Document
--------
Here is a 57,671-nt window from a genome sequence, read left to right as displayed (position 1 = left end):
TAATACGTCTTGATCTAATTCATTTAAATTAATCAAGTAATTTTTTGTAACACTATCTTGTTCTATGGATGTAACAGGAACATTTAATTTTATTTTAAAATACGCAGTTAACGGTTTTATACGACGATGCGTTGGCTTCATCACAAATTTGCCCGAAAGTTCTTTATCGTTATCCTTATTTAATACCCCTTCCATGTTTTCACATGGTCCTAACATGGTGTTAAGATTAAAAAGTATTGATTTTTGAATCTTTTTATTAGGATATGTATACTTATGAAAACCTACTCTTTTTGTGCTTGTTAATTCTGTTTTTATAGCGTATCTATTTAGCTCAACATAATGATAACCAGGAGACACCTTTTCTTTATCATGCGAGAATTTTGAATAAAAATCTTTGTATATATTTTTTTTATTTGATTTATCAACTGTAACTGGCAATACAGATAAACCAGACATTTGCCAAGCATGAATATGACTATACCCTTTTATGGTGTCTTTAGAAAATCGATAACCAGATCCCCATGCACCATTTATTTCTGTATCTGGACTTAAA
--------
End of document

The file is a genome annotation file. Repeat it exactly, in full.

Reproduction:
Here is a 57,671-nt window from a genome sequence, read left to right as displayed (position 1 = left end):
TAATACGTCTTGATCTAATTCATTTAAATTAATCAAGTAATTTTTTGTAACACTATCTTGTTCTATGGATGTAACAGGAACATTTAATTTTATTTTAAAATACGCAGTTAACGGTTTTATACGACGATGCGTTGGCTTCATCACAAATTTGCCCGAAAGTTCTTTATCGTTATCCTTATTTAATACCCCTTCCATGTTTTCACATGGTCCTAACATGGTGTTAAGATTAAAAAGTATTGATTTTTGAATCTTTTTATTAGGATATGTATACTTATGAAAACCTACTCTTTTTGTGCTTGTTAATTCTGTTTTTATAGCGTATCTATTTAGCTCAACATAATGATAACCAGGAGACACCTTTTCTTTATCATGCGAGAATTTTGAATAAAAATCTTTGTATATATTTTTTTTATTTGATTTATCAACTGTAACTGGCAATACAGATAAACCAGACATTTGCCAAGCATGAATATGACTATACCCTTTTATGGTGTCTTTAGAAAATCGATAACCAGATCCCCATGCACCATTTATTTCTGTATCTGGACTTAAA